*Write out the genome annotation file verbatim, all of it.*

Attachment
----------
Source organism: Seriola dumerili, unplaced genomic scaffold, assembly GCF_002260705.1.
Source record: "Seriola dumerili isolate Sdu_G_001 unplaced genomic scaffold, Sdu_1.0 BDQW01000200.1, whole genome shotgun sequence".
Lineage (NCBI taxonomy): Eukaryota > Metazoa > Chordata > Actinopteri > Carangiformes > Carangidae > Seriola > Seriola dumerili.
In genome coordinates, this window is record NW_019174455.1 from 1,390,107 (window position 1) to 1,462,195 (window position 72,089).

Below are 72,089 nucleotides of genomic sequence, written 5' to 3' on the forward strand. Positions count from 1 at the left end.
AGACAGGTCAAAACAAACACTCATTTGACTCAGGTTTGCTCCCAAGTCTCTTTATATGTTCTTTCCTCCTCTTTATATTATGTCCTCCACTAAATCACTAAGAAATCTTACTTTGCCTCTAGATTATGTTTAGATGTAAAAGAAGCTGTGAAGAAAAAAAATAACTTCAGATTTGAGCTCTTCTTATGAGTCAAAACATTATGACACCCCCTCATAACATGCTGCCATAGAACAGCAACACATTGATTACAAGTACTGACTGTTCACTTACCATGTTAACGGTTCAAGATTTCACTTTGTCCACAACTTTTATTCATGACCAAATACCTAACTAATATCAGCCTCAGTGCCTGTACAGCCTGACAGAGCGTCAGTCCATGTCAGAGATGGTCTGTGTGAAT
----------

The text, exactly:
Source organism: Seriola dumerili, unplaced genomic scaffold, assembly GCF_002260705.1.
Source record: "Seriola dumerili isolate Sdu_G_001 unplaced genomic scaffold, Sdu_1.0 BDQW01000200.1, whole genome shotgun sequence".
Lineage (NCBI taxonomy): Eukaryota > Metazoa > Chordata > Actinopteri > Carangiformes > Carangidae > Seriola > Seriola dumerili.
In genome coordinates, this window is record NW_019174455.1 from 1,390,107 (window position 1) to 1,462,195 (window position 72,089).

Below are 72,089 nucleotides of genomic sequence, written 5' to 3' on the forward strand. Positions count from 1 at the left end.
AGACAGGTCAAAACAAACACTCATTTGACTCAGGTTTGCTCCCAAGTCTCTTTATATGTTCTTTCCTCCTCTTTATATTATGTCCTCCACTAAATCACTAAGAAATCTTACTTTGCCTCTAGATTATGTTTAGATGTAAAAGAAGCTGTGAAGAAAAAAAATAACTTCAGATTTGAGCTCTTCTTATGAGTCAAAACATTATGACACCCCCTCATAACATGCTGCCATAGAACAGCAACACATTGATTACAAGTACTGACTGTTCACTTACCATGTTAACGGTTCAAGATTTCACTTTGTCCACAACTTTTATTCATGACCAAATACCTAACTAATATCAGCCTCAGTGCCTGTACAGCCTGACAGAGCGTCAGTCCATGTCAGAGATGGTCTGTGTGAAT